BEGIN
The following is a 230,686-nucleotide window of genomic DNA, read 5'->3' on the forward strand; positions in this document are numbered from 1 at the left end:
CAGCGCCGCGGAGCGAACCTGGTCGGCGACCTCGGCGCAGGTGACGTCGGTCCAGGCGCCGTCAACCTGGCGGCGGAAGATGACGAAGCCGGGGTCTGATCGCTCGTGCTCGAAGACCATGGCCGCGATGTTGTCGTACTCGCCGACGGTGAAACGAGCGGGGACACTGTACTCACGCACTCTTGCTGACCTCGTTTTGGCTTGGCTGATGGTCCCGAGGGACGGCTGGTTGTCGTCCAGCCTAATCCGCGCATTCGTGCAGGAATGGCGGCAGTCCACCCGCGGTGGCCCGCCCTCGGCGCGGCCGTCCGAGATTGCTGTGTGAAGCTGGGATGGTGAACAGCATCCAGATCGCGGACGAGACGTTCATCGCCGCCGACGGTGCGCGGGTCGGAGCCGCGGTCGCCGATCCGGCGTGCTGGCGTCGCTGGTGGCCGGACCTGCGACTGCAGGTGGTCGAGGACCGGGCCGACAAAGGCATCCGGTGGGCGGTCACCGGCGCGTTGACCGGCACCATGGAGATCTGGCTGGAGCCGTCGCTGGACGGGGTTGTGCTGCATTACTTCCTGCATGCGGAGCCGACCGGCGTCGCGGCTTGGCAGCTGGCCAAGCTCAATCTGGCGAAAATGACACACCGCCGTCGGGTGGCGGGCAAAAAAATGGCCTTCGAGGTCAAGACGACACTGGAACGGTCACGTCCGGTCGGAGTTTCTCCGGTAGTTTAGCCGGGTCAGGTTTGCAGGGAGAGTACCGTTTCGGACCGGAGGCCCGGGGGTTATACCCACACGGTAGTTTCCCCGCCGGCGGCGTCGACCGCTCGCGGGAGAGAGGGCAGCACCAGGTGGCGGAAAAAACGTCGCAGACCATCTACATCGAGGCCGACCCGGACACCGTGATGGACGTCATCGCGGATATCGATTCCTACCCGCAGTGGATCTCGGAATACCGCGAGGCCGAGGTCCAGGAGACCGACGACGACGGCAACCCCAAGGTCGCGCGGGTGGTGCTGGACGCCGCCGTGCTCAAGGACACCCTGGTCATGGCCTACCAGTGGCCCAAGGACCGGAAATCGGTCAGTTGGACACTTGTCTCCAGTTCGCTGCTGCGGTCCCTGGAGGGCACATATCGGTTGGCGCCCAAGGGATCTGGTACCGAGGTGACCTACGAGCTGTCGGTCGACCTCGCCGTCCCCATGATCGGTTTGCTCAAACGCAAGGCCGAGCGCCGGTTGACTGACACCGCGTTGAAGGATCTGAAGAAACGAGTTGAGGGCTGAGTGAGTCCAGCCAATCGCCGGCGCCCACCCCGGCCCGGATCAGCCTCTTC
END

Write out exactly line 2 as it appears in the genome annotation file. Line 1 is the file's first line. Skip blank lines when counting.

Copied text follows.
CAGCGCCGCGGAGCGAACCTGGTCGGCGACCTCGGCGCAGGTGACGTCGGTCCAGGCGCCGTCAACCTGGCGGCGGAAGATGACGAAGCCGGGGTCTGATCGCTCGTGCTCGAAGACCATGGCCGCGATGTTGTCGTACTCGCCGACGGTGAAACGAGCGGGGACACTGTACTCACGCACTCTTGCTGACCTCGTTTTGGCTTGGCTGATGGTCCCGAGGGACGGCTGGTTGTCGTCCAGCCTAATCCGCGCATTCGTGCAGGAATGGCGGCAGTCCACCCGCGGTGGCCCGCCCTCGGCGCGGCCGTCCGAGATTGCTGTGTGAAGCTGGGATGGTGAACAGCATCCAGATCGCGGACGAGACGTTCATCGCCGCCGACGGTGCGCGGGTCGGAGCCGCGGTCGCCGATCCGGCGTGCTGGCGTCGCTGGTGGCCGGACCTGCGACTGCAGGTGGTCGAGGACCGGGCCGACAAAGGCATCCGGTGGGCGGTCACCGGCGCGTTGACCGGCACCATGGAGATCTGGCTGGAGCCGTCGCTGGACGGGGTTGTGCTGCATTACTTCCTGCATGCGGAGCCGACCGGCGTCGCGGCTTGGCAGCTGGCCAAGCTCAATCTGGCGAAAATGACACACCGCCGTCGGGTGGCGGGCAAAAAAATGGCCTTCGAGGTCAAGACGACACTGGAACGGTCACGTCCGGTCGGAGTTTCTCCGGTAGTTTAGCCGGGTCAGGTTTGCAGGGAGAGTACCGTTTCGGACCGGAGGCCCGGGGGTTATACCCACACGGTAGTTTCCCCGCCGGCGGCGTCGACCGCTCGCGGGAGAGAGGGCAGCACCAGGTGGCGGAAAAAACGTCGCAGACCATCTACATCGAGGCCGACCCGGACACCGTGATGGACGTCATCGCGGATATCGATTCCTACCCGCAGTGGATCTCGGAATACCGCGAGGCCGAGGTCCAGGAGACCGACGACGACGGCAACCCCAAGGTCGCGCGGGTGGTGCTGGACGCCGCCGTGCTCAAGGACACCCTGGTCATGGCCTACCAGTGGCCCAAGGACCGGAAATCGGTCAGTTGGACACTTGTCTCCAGTTCGCTGCTGCGGTCCCTGGAGGGCACATATCGGTTGGCGCCCAAGGGATCTGGTACCGAGGTGACCTACGAGCTGTCGGTCGACCTCGCCGTCCCCATGATCGGTTTGCTCAAACGCAAGGCCGAGCGCCGGTTGACTGACACCGCGTTGAAGGATCTGAAGAAACGAGTTGAGGGCTGAGTGAGTCCAGCCAATCGCCGGCGCCCACCCCGGCCCGGATCAGCCTCTTC